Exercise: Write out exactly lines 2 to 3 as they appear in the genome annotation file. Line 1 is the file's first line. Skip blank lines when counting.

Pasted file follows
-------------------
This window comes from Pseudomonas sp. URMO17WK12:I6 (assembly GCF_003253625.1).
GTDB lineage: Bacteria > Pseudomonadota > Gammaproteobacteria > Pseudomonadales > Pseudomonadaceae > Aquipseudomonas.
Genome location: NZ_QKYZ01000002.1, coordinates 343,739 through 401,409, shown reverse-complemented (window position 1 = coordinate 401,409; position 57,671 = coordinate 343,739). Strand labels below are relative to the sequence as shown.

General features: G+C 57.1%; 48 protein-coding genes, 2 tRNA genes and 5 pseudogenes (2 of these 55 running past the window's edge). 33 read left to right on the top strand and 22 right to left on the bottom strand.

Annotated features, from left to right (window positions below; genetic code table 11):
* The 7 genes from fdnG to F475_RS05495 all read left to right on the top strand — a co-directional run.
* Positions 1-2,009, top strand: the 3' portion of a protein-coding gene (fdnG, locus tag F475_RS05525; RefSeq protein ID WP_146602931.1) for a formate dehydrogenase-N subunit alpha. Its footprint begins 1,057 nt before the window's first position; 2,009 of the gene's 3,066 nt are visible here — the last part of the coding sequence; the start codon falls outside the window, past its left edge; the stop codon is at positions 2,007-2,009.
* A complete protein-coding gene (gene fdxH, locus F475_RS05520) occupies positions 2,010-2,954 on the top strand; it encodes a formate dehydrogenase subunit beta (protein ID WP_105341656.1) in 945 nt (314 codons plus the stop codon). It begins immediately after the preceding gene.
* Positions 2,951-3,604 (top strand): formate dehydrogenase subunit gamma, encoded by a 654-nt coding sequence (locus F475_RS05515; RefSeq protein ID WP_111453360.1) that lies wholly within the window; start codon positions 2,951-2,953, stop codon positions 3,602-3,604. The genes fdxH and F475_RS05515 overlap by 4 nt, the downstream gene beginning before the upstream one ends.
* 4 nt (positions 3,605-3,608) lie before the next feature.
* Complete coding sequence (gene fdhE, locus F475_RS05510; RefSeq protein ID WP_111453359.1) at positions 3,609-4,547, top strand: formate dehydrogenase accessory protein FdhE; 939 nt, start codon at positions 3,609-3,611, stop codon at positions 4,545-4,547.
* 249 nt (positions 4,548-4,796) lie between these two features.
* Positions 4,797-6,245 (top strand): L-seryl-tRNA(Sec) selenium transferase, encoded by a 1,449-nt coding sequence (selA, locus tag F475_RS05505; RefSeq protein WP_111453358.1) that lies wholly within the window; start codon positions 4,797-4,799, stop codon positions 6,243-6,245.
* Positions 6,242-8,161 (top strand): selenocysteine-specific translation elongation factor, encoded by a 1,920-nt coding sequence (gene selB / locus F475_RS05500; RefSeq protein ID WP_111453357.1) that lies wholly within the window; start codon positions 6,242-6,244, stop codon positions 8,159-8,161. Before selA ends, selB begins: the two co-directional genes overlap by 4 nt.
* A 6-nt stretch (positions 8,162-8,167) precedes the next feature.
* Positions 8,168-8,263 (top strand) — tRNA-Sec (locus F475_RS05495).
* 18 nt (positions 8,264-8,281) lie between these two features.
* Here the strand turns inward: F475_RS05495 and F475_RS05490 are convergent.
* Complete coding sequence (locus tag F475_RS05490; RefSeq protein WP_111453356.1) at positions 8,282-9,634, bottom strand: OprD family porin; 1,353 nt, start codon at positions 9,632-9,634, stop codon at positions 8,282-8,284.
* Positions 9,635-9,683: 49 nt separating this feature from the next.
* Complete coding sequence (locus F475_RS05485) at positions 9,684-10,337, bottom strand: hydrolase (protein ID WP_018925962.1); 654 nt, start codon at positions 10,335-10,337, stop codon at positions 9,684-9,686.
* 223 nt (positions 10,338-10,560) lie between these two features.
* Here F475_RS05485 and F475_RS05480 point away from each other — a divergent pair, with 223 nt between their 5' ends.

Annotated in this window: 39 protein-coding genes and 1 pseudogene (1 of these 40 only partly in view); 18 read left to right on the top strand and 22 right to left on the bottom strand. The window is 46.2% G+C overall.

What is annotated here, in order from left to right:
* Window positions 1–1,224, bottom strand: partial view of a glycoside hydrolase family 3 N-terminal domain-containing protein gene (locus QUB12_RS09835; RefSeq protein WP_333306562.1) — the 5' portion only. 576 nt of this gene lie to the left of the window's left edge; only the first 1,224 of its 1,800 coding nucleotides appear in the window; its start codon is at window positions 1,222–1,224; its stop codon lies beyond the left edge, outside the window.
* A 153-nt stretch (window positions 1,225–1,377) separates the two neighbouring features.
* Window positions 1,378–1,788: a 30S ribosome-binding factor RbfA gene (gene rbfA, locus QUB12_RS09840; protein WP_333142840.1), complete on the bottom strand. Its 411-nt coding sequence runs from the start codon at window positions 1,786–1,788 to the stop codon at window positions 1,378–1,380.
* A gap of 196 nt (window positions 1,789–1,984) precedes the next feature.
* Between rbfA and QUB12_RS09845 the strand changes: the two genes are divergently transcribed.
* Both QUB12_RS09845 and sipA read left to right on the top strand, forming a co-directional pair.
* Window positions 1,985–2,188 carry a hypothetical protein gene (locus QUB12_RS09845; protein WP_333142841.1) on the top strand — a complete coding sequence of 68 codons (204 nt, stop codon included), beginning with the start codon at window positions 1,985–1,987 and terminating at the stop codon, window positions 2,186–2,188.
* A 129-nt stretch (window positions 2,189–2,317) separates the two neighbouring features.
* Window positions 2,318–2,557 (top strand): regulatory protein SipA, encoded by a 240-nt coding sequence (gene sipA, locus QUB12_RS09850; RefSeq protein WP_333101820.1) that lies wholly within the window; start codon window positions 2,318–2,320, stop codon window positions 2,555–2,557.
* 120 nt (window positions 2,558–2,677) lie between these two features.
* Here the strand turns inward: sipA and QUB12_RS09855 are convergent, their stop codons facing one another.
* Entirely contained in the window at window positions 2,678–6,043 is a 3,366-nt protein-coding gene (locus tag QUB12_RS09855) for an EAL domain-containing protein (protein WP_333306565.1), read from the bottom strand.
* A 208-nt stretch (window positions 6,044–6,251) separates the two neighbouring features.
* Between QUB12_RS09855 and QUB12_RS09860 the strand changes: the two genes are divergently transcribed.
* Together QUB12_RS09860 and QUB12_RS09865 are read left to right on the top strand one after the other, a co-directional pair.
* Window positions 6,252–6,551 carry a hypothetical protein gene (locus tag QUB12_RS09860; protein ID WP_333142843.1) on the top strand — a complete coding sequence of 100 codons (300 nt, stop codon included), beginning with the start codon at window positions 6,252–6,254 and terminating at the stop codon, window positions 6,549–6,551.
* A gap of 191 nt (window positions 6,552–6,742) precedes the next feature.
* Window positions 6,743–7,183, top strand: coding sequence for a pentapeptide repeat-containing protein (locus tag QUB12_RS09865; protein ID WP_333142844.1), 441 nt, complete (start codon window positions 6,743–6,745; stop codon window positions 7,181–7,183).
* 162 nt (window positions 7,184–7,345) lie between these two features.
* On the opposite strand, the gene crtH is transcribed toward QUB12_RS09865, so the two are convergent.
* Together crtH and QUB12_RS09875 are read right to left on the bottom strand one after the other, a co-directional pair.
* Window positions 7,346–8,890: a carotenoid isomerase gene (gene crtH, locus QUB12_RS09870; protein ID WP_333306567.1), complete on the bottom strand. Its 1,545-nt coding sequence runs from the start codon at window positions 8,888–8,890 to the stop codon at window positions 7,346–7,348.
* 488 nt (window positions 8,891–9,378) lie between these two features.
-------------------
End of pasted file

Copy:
GTDB lineage: Bacteria > Pseudomonadota > Gammaproteobacteria > Pseudomonadales > Pseudomonadaceae > Aquipseudomonas.
Genome location: NZ_QKYZ01000002.1, coordinates 343,739 through 401,409, shown reverse-complemented (window position 1 = coordinate 401,409; position 57,671 = coordinate 343,739). Strand labels below are relative to the sequence as shown.